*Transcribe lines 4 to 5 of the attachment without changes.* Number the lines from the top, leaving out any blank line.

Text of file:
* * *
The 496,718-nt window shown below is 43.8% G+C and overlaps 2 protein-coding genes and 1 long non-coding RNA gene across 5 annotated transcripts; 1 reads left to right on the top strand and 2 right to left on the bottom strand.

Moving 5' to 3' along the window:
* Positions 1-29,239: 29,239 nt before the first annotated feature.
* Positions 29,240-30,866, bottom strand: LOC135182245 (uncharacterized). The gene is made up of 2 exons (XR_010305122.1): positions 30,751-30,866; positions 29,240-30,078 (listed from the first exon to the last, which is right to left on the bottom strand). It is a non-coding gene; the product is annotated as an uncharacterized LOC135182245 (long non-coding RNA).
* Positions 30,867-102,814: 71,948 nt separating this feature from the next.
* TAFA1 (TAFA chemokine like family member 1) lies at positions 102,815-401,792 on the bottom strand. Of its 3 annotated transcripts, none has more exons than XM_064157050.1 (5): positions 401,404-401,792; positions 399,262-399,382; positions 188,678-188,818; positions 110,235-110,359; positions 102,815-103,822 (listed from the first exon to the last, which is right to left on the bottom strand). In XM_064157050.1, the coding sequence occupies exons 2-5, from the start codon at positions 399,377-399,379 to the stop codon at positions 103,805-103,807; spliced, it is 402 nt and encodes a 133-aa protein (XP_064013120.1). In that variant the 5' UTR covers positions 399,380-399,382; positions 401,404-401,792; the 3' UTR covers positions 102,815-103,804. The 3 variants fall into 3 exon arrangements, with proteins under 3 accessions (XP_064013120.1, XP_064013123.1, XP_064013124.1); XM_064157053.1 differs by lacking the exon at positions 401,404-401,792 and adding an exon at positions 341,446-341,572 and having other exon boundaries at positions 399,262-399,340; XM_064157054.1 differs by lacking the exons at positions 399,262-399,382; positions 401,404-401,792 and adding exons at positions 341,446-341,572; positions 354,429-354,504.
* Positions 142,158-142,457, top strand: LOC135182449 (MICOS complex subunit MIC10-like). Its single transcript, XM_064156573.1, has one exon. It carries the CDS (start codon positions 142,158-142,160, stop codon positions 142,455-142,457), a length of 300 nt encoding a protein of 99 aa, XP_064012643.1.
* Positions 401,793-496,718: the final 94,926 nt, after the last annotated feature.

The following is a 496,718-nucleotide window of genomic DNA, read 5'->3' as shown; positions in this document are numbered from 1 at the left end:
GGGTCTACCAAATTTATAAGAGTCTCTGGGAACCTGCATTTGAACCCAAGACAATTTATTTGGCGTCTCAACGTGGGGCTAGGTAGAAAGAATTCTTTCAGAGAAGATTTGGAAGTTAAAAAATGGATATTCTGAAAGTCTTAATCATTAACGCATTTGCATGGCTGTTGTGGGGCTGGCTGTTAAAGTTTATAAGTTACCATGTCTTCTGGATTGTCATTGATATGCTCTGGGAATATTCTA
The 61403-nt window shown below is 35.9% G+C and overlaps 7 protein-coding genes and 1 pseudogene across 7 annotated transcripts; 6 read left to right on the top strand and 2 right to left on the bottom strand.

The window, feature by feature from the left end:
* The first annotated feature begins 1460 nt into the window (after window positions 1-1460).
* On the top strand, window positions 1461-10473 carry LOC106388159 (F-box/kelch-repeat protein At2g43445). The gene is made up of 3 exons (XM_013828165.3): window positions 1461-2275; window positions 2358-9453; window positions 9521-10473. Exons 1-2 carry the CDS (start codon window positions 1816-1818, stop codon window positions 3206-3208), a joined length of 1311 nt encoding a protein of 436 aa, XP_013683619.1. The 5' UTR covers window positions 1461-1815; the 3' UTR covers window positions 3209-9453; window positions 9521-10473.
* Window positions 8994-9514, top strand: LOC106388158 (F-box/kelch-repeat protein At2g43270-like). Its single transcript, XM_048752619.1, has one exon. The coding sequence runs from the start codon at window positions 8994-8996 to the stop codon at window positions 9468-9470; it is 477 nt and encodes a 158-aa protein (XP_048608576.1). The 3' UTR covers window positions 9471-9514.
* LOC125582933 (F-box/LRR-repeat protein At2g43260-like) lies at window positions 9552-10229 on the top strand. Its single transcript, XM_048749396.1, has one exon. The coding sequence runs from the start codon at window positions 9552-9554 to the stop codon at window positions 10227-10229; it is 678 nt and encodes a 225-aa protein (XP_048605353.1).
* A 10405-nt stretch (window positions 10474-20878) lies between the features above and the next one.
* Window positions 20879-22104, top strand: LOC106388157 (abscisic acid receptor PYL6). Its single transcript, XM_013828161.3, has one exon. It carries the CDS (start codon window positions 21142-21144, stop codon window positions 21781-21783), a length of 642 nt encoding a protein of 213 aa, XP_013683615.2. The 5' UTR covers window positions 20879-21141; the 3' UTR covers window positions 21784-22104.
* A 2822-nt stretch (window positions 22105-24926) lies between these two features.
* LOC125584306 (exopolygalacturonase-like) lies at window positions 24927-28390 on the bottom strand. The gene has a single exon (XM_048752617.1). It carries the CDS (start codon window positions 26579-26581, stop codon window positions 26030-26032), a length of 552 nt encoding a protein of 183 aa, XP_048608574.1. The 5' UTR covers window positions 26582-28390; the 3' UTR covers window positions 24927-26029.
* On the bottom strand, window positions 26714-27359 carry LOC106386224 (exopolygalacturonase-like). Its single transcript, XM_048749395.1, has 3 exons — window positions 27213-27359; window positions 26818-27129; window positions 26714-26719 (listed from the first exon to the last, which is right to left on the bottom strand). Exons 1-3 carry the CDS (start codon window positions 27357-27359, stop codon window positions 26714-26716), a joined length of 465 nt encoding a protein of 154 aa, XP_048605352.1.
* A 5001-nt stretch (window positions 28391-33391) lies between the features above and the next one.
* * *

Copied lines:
* Positions 29,240-30,866, bottom strand: LOC135182245 (uncharacterized). The gene is made up of 2 exons (XR_010305122.1): positions 30,751-30,866; positions 29,240-30,078 (listed from the first exon to the last, which is right to left on the bottom strand). It is a non-coding gene; the product is annotated as an uncharacterized LOC135182245 (long non-coding RNA).
* Positions 30,867-102,814: 71,948 nt separating this feature from the next.